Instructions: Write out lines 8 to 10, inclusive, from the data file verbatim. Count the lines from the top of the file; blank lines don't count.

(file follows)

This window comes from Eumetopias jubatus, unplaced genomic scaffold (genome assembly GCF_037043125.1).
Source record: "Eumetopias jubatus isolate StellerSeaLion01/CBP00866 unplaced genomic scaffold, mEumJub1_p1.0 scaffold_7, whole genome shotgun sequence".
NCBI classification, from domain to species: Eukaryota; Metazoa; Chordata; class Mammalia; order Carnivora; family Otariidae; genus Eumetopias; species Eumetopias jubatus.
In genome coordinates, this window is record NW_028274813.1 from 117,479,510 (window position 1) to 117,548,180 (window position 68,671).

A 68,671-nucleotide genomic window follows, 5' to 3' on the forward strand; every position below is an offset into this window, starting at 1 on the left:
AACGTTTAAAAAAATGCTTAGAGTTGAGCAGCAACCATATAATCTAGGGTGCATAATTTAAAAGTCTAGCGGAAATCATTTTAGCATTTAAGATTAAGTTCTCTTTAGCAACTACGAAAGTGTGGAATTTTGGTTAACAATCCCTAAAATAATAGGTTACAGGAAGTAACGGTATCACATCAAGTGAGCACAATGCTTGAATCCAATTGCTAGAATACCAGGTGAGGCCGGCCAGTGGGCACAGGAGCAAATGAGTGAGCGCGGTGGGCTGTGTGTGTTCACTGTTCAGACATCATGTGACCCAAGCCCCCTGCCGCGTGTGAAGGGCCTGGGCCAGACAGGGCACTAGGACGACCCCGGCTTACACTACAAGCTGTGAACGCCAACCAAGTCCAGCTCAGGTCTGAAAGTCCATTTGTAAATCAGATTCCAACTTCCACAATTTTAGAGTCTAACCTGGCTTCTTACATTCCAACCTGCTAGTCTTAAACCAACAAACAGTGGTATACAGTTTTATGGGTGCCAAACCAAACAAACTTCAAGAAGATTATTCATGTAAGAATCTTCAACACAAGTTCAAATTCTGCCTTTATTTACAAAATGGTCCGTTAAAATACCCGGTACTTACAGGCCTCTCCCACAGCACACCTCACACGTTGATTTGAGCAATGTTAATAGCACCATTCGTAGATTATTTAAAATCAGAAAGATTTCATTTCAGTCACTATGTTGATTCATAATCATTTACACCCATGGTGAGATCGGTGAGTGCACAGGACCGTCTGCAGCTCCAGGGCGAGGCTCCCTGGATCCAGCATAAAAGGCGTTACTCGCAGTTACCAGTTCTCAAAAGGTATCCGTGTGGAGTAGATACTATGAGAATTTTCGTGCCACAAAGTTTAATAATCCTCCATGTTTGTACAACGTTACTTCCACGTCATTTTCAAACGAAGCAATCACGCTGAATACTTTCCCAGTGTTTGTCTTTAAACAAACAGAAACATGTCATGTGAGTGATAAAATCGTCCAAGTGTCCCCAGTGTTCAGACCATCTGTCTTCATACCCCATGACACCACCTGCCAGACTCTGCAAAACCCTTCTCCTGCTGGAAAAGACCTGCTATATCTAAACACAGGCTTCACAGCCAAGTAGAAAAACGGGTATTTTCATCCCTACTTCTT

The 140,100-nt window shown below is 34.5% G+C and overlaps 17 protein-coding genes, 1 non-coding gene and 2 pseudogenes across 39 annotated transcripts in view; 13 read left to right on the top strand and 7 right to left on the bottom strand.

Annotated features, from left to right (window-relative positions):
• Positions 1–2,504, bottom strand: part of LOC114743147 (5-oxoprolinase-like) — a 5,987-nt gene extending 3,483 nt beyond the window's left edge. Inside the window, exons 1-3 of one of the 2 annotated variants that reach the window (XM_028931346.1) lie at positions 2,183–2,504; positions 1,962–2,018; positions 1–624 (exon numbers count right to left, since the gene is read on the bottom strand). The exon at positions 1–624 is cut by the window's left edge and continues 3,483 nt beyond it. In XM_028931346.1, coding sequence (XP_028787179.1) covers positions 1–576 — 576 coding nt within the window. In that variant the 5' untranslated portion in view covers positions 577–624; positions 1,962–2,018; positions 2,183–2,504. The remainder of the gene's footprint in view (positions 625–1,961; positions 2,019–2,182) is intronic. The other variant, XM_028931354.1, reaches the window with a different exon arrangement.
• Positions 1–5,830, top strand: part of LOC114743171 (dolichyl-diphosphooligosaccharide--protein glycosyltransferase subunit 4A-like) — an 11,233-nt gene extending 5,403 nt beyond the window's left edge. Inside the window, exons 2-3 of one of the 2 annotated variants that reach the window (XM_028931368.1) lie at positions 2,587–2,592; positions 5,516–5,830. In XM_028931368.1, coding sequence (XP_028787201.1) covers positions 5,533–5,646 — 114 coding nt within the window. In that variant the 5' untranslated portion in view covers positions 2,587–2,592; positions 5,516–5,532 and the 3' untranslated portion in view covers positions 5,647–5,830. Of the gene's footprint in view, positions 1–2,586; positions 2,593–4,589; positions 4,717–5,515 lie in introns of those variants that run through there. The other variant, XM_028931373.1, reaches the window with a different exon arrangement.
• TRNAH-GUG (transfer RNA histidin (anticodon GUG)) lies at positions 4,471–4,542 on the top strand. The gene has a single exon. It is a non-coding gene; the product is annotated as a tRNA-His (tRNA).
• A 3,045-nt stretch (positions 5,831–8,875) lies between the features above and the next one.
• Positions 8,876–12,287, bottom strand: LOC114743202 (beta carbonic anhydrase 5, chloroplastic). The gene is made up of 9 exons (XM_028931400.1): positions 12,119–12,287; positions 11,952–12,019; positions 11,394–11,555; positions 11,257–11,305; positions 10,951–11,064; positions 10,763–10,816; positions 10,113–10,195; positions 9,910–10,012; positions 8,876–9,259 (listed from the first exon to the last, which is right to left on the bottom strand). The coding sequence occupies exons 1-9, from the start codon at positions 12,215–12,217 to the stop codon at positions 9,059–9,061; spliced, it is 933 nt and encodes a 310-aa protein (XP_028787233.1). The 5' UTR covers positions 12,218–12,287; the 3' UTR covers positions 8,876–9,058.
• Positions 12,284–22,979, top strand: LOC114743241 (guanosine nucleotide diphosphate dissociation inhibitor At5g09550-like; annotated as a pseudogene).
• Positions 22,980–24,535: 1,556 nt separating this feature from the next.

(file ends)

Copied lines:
Annotated features, from left to right (window-relative positions):
• Positions 1–2,504, bottom strand: part of LOC114743147 (5-oxoprolinase-like) — a 5,987-nt gene extending 3,483 nt beyond the window's left edge. Inside the window, exons 1-3 of one of the 2 annotated variants that reach the window (XM_028931346.1) lie at positions 2,183–2,504; positions 1,962–2,018; positions 1–624 (exon numbers count right to left, since the gene is read on the bottom strand). The exon at positions 1–624 is cut by the window's left edge and continues 3,483 nt beyond it. In XM_028931346.1, coding sequence (XP_028787179.1) covers positions 1–576 — 576 coding nt within the window. In that variant the 5' untranslated portion in view covers positions 577–624; positions 1,962–2,018; positions 2,183–2,504. The remainder of the gene's footprint in view (positions 625–1,961; positions 2,019–2,182) is intronic. The other variant, XM_028931354.1, reaches the window with a different exon arrangement.
• Positions 1–5,830, top strand: part of LOC114743171 (dolichyl-diphosphooligosaccharide--protein glycosyltransferase subunit 4A-like) — an 11,233-nt gene extending 5,403 nt beyond the window's left edge. Inside the window, exons 2-3 of one of the 2 annotated variants that reach the window (XM_028931368.1) lie at positions 2,587–2,592; positions 5,516–5,830. In XM_028931368.1, coding sequence (XP_028787201.1) covers positions 5,533–5,646 — 114 coding nt within the window. In that variant the 5' untranslated portion in view covers positions 2,587–2,592; positions 5,516–5,532 and the 3' untranslated portion in view covers positions 5,647–5,830. Of the gene's footprint in view, positions 1–2,586; positions 2,593–4,589; positions 4,717–5,515 lie in introns of those variants that run through there. The other variant, XM_028931373.1, reaches the window with a different exon arrangement.